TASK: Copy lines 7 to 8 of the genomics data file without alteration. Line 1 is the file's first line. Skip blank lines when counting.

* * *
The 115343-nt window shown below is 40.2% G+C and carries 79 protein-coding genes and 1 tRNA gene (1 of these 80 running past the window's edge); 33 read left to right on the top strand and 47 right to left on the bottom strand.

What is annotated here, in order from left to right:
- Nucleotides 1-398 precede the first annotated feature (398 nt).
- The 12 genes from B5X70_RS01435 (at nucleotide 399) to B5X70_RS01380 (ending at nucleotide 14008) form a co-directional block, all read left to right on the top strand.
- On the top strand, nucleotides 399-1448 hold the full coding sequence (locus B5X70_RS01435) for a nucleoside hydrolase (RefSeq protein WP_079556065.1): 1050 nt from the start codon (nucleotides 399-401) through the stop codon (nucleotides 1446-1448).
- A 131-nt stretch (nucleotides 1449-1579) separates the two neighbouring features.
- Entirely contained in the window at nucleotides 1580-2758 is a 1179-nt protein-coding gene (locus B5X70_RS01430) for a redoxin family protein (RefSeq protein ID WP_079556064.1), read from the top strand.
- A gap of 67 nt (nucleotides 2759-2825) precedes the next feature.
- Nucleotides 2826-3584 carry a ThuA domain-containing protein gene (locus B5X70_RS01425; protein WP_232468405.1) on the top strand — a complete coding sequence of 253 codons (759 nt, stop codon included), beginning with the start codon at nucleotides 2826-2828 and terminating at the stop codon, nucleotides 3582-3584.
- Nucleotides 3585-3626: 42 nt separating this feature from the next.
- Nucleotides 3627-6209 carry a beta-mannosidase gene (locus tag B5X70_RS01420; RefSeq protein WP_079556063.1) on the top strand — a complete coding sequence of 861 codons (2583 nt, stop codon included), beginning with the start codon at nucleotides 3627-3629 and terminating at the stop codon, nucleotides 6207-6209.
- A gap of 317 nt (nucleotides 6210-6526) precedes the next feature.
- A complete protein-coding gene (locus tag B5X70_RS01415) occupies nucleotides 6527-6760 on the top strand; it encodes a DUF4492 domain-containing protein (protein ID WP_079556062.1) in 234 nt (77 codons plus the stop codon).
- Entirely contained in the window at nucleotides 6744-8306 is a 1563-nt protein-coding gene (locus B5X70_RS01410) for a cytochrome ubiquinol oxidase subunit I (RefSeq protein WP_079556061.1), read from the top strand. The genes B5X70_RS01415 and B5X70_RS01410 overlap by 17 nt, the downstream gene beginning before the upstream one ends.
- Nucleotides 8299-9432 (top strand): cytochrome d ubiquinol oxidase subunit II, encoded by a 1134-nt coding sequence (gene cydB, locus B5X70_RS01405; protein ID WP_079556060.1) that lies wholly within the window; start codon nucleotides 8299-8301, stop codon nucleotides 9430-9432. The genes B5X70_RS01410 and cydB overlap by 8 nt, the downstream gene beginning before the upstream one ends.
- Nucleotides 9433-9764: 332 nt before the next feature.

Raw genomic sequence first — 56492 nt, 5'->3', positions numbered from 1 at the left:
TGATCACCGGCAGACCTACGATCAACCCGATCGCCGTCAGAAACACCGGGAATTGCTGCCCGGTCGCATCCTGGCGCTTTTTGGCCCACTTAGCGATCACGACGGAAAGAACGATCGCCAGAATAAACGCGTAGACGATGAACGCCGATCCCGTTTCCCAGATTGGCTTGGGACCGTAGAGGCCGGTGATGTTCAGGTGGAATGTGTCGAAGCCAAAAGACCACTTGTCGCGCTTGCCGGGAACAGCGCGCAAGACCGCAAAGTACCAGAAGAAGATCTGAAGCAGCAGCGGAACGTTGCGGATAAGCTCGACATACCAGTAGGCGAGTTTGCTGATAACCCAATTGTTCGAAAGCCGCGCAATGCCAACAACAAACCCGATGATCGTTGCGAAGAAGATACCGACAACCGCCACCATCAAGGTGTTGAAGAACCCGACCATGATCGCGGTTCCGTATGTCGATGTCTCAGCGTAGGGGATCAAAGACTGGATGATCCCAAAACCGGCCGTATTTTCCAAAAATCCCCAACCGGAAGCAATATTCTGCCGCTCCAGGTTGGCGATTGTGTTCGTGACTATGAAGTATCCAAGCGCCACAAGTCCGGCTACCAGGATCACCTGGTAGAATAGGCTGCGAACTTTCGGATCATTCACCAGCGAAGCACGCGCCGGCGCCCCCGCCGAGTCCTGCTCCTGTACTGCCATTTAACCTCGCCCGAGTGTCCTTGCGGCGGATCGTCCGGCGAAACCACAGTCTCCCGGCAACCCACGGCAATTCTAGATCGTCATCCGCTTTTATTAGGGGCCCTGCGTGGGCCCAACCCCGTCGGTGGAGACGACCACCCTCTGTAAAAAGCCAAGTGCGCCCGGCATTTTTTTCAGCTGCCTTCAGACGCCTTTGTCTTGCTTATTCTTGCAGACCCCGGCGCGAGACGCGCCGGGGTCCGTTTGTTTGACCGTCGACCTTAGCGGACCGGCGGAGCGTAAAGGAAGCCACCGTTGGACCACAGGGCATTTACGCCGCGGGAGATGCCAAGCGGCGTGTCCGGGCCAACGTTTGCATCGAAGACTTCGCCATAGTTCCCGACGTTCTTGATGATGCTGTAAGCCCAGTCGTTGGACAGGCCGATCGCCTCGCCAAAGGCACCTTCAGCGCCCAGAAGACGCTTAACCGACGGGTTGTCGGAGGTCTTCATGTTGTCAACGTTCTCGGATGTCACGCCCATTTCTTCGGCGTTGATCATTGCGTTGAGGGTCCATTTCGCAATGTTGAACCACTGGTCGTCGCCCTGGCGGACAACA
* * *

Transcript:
- Entirely contained in the window at nucleotides 1580-2758 is a 1179-nt protein-coding gene (locus B5X70_RS01430) for a redoxin family protein (RefSeq protein ID WP_079556064.1), read from the top strand.
- A gap of 67 nt (nucleotides 2759-2825) precedes the next feature.